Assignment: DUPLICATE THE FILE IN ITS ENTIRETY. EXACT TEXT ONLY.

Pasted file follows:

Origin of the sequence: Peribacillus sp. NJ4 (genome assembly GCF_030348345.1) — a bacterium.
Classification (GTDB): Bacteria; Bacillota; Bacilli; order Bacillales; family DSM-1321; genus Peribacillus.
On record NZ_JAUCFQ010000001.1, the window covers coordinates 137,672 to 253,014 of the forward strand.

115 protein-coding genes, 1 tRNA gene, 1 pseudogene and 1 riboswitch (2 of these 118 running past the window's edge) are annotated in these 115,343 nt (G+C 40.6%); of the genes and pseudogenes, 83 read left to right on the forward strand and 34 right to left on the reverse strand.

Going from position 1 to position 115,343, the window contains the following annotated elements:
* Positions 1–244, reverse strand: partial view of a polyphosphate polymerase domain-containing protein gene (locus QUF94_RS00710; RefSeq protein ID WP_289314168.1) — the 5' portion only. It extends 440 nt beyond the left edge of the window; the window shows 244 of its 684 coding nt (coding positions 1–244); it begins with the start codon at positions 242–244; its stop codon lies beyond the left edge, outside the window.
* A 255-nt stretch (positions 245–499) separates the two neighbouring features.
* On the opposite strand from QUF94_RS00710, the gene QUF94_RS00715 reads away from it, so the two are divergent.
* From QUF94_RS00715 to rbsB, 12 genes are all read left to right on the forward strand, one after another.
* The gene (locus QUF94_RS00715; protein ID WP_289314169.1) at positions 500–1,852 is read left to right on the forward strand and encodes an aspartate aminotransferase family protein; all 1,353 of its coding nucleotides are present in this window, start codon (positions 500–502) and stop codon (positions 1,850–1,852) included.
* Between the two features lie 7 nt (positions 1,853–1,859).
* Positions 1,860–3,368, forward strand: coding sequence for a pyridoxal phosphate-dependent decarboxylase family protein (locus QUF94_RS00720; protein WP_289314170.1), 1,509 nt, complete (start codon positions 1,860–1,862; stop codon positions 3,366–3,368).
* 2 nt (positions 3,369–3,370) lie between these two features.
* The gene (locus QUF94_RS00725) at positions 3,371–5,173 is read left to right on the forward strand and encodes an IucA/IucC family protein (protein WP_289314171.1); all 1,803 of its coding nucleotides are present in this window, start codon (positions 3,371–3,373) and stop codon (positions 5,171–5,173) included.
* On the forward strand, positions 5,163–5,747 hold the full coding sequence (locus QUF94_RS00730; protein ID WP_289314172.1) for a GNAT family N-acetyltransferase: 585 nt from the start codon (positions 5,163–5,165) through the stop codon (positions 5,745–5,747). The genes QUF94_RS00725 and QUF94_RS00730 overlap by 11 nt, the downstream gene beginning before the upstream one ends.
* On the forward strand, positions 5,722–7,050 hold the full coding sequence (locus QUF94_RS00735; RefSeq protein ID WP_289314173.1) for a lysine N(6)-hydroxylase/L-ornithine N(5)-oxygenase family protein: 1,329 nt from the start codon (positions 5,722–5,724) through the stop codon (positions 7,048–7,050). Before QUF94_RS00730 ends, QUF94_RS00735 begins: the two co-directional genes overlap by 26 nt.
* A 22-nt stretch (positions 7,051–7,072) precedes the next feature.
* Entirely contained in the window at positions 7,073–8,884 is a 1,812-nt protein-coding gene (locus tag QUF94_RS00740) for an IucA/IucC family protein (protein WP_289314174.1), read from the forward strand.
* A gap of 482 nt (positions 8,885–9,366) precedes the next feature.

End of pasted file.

Origin of the sequence: Peribacillus sp. NJ4 (genome assembly GCF_030348345.1) — a bacterium.
Classification (GTDB): Bacteria; Bacillota; Bacilli; order Bacillales; family DSM-1321; genus Peribacillus.
On record NZ_JAUCFQ010000001.1, the window covers coordinates 137,672 to 253,014 of the forward strand.

115 protein-coding genes, 1 tRNA gene, 1 pseudogene and 1 riboswitch (2 of these 118 running past the window's edge) are annotated in these 115,343 nt (G+C 40.6%); of the genes and pseudogenes, 83 read left to right on the forward strand and 34 right to left on the reverse strand.

Going from position 1 to position 115,343, the window contains the following annotated elements:
* Positions 1–244, reverse strand: partial view of a polyphosphate polymerase domain-containing protein gene (locus QUF94_RS00710; RefSeq protein ID WP_289314168.1) — the 5' portion only. It extends 440 nt beyond the left edge of the window; the window shows 244 of its 684 coding nt (coding positions 1–244); it begins with the start codon at positions 242–244; its stop codon lies beyond the left edge, outside the window.
* A 255-nt stretch (positions 245–499) separates the two neighbouring features.
* On the opposite strand from QUF94_RS00710, the gene QUF94_RS00715 reads away from it, so the two are divergent.
* From QUF94_RS00715 to rbsB, 12 genes are all read left to right on the forward strand, one after another.
* The gene (locus QUF94_RS00715; protein ID WP_289314169.1) at positions 500–1,852 is read left to right on the forward strand and encodes an aspartate aminotransferase family protein; all 1,353 of its coding nucleotides are present in this window, start codon (positions 500–502) and stop codon (positions 1,850–1,852) included.
* Between the two features lie 7 nt (positions 1,853–1,859).
* Positions 1,860–3,368, forward strand: coding sequence for a pyridoxal phosphate-dependent decarboxylase family protein (locus QUF94_RS00720; protein WP_289314170.1), 1,509 nt, complete (start codon positions 1,860–1,862; stop codon positions 3,366–3,368).
* 2 nt (positions 3,369–3,370) lie between these two features.
* The gene (locus QUF94_RS00725) at positions 3,371–5,173 is read left to right on the forward strand and encodes an IucA/IucC family protein (protein WP_289314171.1); all 1,803 of its coding nucleotides are present in this window, start codon (positions 3,371–3,373) and stop codon (positions 5,171–5,173) included.
* On the forward strand, positions 5,163–5,747 hold the full coding sequence (locus QUF94_RS00730; protein ID WP_289314172.1) for a GNAT family N-acetyltransferase: 585 nt from the start codon (positions 5,163–5,165) through the stop codon (positions 5,745–5,747). The genes QUF94_RS00725 and QUF94_RS00730 overlap by 11 nt, the downstream gene beginning before the upstream one ends.
* On the forward strand, positions 5,722–7,050 hold the full coding sequence (locus QUF94_RS00735; RefSeq protein ID WP_289314173.1) for a lysine N(6)-hydroxylase/L-ornithine N(5)-oxygenase family protein: 1,329 nt from the start codon (positions 5,722–5,724) through the stop codon (positions 7,048–7,050). Before QUF94_RS00730 ends, QUF94_RS00735 begins: the two co-directional genes overlap by 26 nt.
* A 22-nt stretch (positions 7,051–7,072) precedes the next feature.
* Entirely contained in the window at positions 7,073–8,884 is a 1,812-nt protein-coding gene (locus tag QUF94_RS00740) for an IucA/IucC family protein (protein WP_289314174.1), read from the forward strand.
* A gap of 482 nt (positions 8,885–9,366) precedes the next feature.